What are landslides?
Landslides are the sudden or steady movement of soil or rock down a slope. They occur every year in Idaho and can be devastating to property, services, highways, and wildlife habitat. They also can threaten lives. Understanding landslides is essential for reducing risks and avoid costly consequences. Both natural and man-made factors cause or contribute to these slope failures.
Types of Landslides
To explain cause-and-effect differences in slope failures, geologists have classified landslides by the type of movement and the size of the material involved.
Slides consist of blocks of material moving on well-defined shear planes. They are divided into rotational slides that move along a concave surface and translational slides that move parallel to the ground surface. Falls are the sudden release of rocks or soils dropping freely through the air with little contact with other surfaces until impact. Topples are similar to falls except that the initial movement involves a forward rotation of the mass. Flows move entirely by shearing within the transported mass and act like viscous fluids. Creep is the almost imperceptible movement of material down a slope. Lateral spreads occur when liquefaction in underlying materials causes surface rocks or soils to move down gentle slopes.
Landslides and Geology
Certain combinations of earth materials and steep topography increase the likelihood of slope failure. In Idaho, examples include basalt with sedimentary interbeds, altered volcanic rocks, fractured metamorphic rocks, glacial and lake deposits, and weathered granite.
Landslides and Floods
Many landslides in Idaho occur during or shortly after intense storms that cause flooding. These include thunderstorms in the summer or autumn, and heavy winter rains falling over prolonged periods. Intense rainfall falling on a thick snow pack and on lands recently burnt by wildfires are particularly dangerous. The connection between flooding and landslides is illustrated by the events in the Boise foothills between 1959 and 1997. On August 19, 1959, a cloudburst in the Boise foothills created mud-rich floods that ran down streets and into storm sewers, basements, and an Idaho National Guard armory. Nearly 500 houses were damaged by mud up to 10 feet deep, and an area of over 160 acres was covered by silt. The source of the mud was easily erodible material on hillsides denuded of vegetation by a wildfire only three weeks before. In January 1969, a storm struck the same area and caused extensive damage, mostly from deposits of sediment. On September 11, 1997, a cloudburst dropped 0.40 inch of rain in nine minutes in the same foothills burned by a 1996 wildfire. The resulting flood of mud and debris damaged several homes and an elementary school. Presently, Boise operates sediment control structures on the drainages that were involved in these events. The structures are designed to channel flood water and mud away from residential and business districts into holding ponds and onto playing fields.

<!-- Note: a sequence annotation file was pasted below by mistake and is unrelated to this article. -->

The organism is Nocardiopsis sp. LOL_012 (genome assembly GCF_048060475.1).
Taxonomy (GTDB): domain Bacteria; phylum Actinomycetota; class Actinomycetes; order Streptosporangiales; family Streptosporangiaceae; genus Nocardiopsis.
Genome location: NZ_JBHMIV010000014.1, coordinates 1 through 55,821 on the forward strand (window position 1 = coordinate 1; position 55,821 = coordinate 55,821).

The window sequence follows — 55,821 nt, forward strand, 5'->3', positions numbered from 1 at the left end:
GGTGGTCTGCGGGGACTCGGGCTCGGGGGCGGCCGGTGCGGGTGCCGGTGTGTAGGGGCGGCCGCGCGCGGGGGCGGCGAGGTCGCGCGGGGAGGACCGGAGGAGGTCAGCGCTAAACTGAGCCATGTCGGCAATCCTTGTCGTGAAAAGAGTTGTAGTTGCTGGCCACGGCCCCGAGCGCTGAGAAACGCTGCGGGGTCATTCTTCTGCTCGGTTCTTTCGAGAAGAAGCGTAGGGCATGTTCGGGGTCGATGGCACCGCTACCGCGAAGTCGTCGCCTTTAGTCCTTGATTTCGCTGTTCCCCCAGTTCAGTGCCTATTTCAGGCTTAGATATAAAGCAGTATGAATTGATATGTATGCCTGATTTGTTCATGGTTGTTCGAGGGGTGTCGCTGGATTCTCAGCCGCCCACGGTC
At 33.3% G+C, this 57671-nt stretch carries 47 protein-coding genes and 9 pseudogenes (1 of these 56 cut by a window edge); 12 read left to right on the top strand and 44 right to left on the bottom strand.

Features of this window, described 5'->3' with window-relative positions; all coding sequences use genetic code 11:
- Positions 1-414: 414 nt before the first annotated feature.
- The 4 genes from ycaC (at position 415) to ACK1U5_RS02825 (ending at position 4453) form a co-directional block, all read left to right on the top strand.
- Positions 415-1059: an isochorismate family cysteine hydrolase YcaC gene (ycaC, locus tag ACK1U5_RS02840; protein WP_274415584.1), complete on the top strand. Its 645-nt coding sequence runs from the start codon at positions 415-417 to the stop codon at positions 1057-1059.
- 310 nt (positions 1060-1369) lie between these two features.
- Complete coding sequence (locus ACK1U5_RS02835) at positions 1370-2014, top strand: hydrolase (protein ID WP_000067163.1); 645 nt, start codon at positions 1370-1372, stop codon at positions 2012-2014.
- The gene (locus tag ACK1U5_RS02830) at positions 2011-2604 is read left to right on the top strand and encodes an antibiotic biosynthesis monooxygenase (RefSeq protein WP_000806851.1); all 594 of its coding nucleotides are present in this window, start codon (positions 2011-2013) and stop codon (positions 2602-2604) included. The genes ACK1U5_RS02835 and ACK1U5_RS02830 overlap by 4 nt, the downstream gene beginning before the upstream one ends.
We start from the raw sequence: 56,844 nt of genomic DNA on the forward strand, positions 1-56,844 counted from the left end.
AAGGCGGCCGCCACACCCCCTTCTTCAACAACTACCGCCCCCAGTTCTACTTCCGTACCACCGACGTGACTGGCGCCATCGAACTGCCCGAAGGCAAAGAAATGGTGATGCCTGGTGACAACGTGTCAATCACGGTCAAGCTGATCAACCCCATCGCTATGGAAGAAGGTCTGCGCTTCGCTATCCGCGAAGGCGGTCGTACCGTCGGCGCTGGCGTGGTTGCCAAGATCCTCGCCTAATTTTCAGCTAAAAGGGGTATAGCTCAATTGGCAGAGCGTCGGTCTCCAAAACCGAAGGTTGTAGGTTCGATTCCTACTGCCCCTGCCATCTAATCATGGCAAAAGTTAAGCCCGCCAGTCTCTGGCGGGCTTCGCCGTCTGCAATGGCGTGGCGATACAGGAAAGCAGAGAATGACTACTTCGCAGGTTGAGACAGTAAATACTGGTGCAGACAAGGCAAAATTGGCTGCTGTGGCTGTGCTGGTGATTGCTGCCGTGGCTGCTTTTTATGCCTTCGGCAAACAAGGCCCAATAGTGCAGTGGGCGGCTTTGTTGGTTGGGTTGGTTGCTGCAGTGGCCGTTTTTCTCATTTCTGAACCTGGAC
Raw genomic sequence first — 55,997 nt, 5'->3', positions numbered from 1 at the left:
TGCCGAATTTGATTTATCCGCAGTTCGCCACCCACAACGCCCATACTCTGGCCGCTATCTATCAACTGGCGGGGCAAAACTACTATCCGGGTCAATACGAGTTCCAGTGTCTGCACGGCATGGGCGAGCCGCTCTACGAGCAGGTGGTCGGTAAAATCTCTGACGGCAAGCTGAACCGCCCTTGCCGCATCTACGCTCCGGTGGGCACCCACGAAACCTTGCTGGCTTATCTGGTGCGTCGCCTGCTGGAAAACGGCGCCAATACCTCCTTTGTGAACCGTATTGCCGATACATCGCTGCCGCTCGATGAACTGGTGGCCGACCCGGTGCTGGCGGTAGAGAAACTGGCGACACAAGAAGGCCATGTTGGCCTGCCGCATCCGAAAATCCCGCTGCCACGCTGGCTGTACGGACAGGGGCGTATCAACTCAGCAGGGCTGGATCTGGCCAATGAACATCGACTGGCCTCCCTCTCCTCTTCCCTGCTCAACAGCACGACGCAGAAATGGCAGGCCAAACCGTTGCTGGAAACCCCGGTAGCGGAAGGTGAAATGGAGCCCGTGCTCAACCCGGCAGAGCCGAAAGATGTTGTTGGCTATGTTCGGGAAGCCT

Causes of Landslides
Landslides are caused by gravity acting on slopes. When gravitational stresses exceed the strength of rock or soil, slope failure occurs. Many landslides are initiated by triggering factors that increase stress and weaken slope materials. These triggers include:
- Heavy rains, rapid snowmelt, or irrigation that load slopes with water
- Natural erosion or human activities that increase slope angles or undercut the toes of slopes
- Shaking by earthquakes
- Removal of vegetation by wildfire, logging, agriculture, or overgrazing
- Loading of slopes with piles of rock, ore, or mining waste
Scientific studies can identify landslide-prone areas and evaluate their risk. Large landslide complexes near Lewiston were identified by geological mapping. The slides formed along steep cliffs composed of basalt interbedded with sedimentary deposits. During the last ice age, catastrophic floods deposited gravel and sand on the tops of landslides and eroded the toes of slopes. These long-ago events may have triggered initial movements in the landslide complex. Between 1994-1998, a part of the slide directly below the Elks Lodge began to fail, threatening the building and temporarily blocking a major local road.
Reducing Landslide Losses
- Learn to recognize existing landslides and landslide-prone areas.
- Avoid building on or near steep slopes.
- Many landslides occur during high intensity rainfall or prolonged periods of winter rain. Monitor news media for current conditions and check with the Idaho Transportation Department for road closures from landslides.
- Be especially alert when traveling. Bridges may be washed out or damaged, and culverts filled with debris. Never drive over flooded roads or across streams.
- Be aware that debris flow hazards may increase following wildfires because of the loss of vegetation.
For further information on Idaho landslides, see the following:
- W. Phillips, D. Garwood, and R. Stewart, 2008, Landslide hazards of Idaho: Idaho Geological Survey GeoNote G-44. Note: This is the brochure version of this web page. Free printed copies can be ordered from IGS or download the PDF file here: [Low Resolution] [High Resolution]
- W. Adams, R. Breckenridge, and K. Othberg, 1991, Landslides of Idaho: Idaho Geological Survey Surficial Geologic Map SGM-1, scale 1:500,000. [SGM-1]
Other landslide information:
- L. Highland and P. Bobrowsky, 2008, The landslide handbook—A guide to understanding landslides: Reston, Virginia, U.S. Geological Survey Circular 1325, 129 p. [Web site]